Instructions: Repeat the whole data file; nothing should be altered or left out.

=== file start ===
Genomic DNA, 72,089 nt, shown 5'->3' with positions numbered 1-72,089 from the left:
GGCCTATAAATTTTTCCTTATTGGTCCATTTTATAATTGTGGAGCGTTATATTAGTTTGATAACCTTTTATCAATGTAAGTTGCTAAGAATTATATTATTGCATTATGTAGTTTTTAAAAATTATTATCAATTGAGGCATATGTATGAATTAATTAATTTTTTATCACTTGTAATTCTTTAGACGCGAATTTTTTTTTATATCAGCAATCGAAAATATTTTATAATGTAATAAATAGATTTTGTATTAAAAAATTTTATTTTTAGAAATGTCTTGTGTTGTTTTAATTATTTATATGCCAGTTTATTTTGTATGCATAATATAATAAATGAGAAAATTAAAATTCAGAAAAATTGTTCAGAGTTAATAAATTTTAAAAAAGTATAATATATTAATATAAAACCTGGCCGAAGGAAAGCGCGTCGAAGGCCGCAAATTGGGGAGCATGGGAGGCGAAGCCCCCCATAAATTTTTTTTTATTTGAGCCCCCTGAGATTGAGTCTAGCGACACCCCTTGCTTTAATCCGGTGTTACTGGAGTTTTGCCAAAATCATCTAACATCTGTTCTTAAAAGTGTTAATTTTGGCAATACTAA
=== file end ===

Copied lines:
Genomic DNA, 72,089 nt, shown 5'->3' with positions numbered 1-72,089 from the left:
GGCCTATAAATTTTTCCTTATTGGTCCATTTTATAATTGTGGAGCGTTATATTAGTTTGATAACCTTTTATCAATGTAAGTTGCTAAGAATTATATTATTGCATTATGTAGTTTTTAAAAATTATTATCAATTGAGGCATATGTATGAATTAATTAATTTTTTATCACTTGTAATTCTTTAGACGCGAATTTTTTTTTATATCAGCAATCGAAAATATTTTATAATGTAATAAATAGATTTTGTATTAAAAAATTTTATTTTTAGAAATGTCTTGTGTTGTTTTAATTATTTATATGCCAGTTTATTTTGTATGCATAATATAATAAATGAGAAAATTAAAATTCAGAAAAATTGTTCAGAGTTAATAAATTTTAAAAAAGTATAATATATTAATATAAAACCTGGCCGAAGGAAAGCGCGTCGAAGGCCGCAAATTGGGGAGCATGGGAGGCGAAGCCCCCCATAAATTTTTTTTTATTTGAGCCCCCTGAGATTGAGTCTAGCGACACCCCTTGCTTTAATCCGGTGTTACTGGAGTTTTGCCAAAATCATCTAACATCTGTTCTTAAAAGTGTTAATTTTGGCAATACTAA